Published: 12 August 2015
Monash Infectious Diseases, Monash Medical Centre, 246 Clayton Road, Clayton, Vic. 3168, Australia
Department of Microbiology, Monash University, Clayton, Vic. 3800, Australia
Tel: +61 3 9594 4564
Fax: +61 3 9594 4533
The scale of the problem now posed by Clostridium difficile infection (CDI) is becoming frighteningly clear. Since 2001, a dramatic increase in the incidence and severity of CDI has occurred, particularly, in North America, the United Kingdom and Europe, associated with the emergence of a fluoroquinolone-resistant clone known as restriction endonuclease type BI, pulsed field type NAP1 or PCR ribotype 027 (RT027) Clostridium difficile (CD)1–3. CD is now the most commonly identified nosocomial pathogen in the USA4–6 and in 2011 there were approximately 450 000 incident cases of CDI in the USA and 29 300 deaths at day 30 post diagnosis6. Using an estimated attributable mortality rate of 50%, approximately 15 000 deaths due to CDI occurred in the USA in 2011.
Australian data have been slow to emerge, but a coordinated survey of lab diagnosis of CDI in 450 Australian public hospitals in the 2-year period 2011–2012 has provided the first comprehensive nationwide profile of CDI. The study identified 12 683 cases of CDI and the incidence of disease increased by 26% over the period of the study7, confirming that CDI is responsible for substantial morbidity and presumably mortality in Australia.
There is clear evidence that CD RT027 causes more severe disease8 and also has a reduced cure rate and an increased risk of relapse9. Other emergent strains of CD have contributed to the increasing burden of disease and also the changing the pattern of CDI10,11. CD RT078 for example, shares genetic virulence characteristics with CD RT027, has been shown to cause severe disease and is associated with community-acquired infection10.
Australia was forewarned of the possibility for arrival of CD RT02712, although the fact that routine diagnostics are based on toxin detection, and isolates are not routinely cultured, hampered surveillance efforts. The first CD RT027 strain identified in Australia occurred in a patient returned from hospitalisation in North America13 but did not apparently result in secondary cases. Locally acquired infection was then reported in Melbourne in early 201014, although subsequent surveys of Australian CD isolates indicate that RT027 has not become endemic within Australia15,16.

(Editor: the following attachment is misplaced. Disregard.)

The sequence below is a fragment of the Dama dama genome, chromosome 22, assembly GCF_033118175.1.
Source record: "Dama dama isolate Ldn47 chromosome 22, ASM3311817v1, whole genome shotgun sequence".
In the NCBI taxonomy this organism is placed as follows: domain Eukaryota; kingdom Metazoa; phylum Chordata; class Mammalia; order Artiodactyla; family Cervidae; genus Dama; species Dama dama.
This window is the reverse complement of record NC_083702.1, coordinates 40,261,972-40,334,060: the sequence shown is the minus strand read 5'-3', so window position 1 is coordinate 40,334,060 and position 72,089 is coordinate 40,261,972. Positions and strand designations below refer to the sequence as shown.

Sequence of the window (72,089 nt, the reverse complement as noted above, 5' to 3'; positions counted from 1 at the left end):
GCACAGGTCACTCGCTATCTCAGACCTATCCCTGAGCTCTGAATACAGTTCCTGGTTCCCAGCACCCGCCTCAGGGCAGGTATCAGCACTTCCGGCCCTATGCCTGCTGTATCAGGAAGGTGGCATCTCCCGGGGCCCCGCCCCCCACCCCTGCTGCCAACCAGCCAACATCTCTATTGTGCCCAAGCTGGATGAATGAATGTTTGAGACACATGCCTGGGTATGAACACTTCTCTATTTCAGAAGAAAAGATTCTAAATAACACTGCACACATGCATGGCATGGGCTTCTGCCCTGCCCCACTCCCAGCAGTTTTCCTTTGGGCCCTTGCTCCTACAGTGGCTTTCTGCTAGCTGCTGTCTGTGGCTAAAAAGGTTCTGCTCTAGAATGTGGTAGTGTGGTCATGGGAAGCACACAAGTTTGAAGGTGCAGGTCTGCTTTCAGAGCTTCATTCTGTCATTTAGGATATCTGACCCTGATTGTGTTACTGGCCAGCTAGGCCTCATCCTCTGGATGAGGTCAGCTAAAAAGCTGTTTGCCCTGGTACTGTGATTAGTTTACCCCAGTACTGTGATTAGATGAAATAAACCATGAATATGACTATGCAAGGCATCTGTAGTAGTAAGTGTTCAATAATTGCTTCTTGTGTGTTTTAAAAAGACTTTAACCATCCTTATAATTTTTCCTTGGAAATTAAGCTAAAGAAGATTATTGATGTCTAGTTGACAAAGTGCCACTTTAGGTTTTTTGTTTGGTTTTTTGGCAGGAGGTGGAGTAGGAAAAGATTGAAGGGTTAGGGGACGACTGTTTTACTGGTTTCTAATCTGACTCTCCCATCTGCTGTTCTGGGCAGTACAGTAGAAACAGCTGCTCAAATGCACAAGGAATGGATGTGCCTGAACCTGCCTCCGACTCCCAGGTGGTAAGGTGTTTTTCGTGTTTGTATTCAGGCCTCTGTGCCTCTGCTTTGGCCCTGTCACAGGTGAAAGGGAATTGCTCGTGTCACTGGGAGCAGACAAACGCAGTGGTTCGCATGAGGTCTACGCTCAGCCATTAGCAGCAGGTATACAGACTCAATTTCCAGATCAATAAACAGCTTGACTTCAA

In this setting of heightened awareness and understanding of the potential for outbreaks of severe CDI, two patients at Monash Health developed clinically severe CDI in mid-2011. While not unusual, we were actively surveying for the appearance of RT027 using the Xpert C. difficile PCR (Cepheid, Sunnyvale, CA, USA) as the confirmatory diagnostic test for CDI. This assay includes a detection probe for the tcdC nucleotide 117 deletion (tcdCΔ117) characteristic of CD RT027 strains, although this deletion is present in some other CD nonRT-027 strains17. Faecal samples from both patients signaled as presumptive CD RT027 but subsequent analysis found the strain to be PCR ribotype 244 (RT244) and fluoroquinolone susceptible. We eventually identified 12 patients at our institution over a period of 9-months with RT244 CDI and a retrospective case-control study found that RT244 CDI was more severe, and death was 13-times more likely in patients infected with this strain compared to non-RT244 CDI controls18. One-third of infections were community acquired. In October 2011 CDI due to RT244 was reported also in New Zealand and was also found to cause more severe disease and was also frequently community acquired19. Whole genome sequencing of Australian outbreak strains found that RT244 CD was from the same clade as RT027 but significantly divergent from it. A whole-genome sequence comparison of 15 Australian CD RT244 strains from Victoria, New South Wales and Western Australia confirmed the CD RT244 strains formed a highly related clone with 14 isolates having 8 or fewer single nucleotide polymorphisms20. The reasons for the sudden appearance of this virulent strain, and its subsequent disappearance are unknown.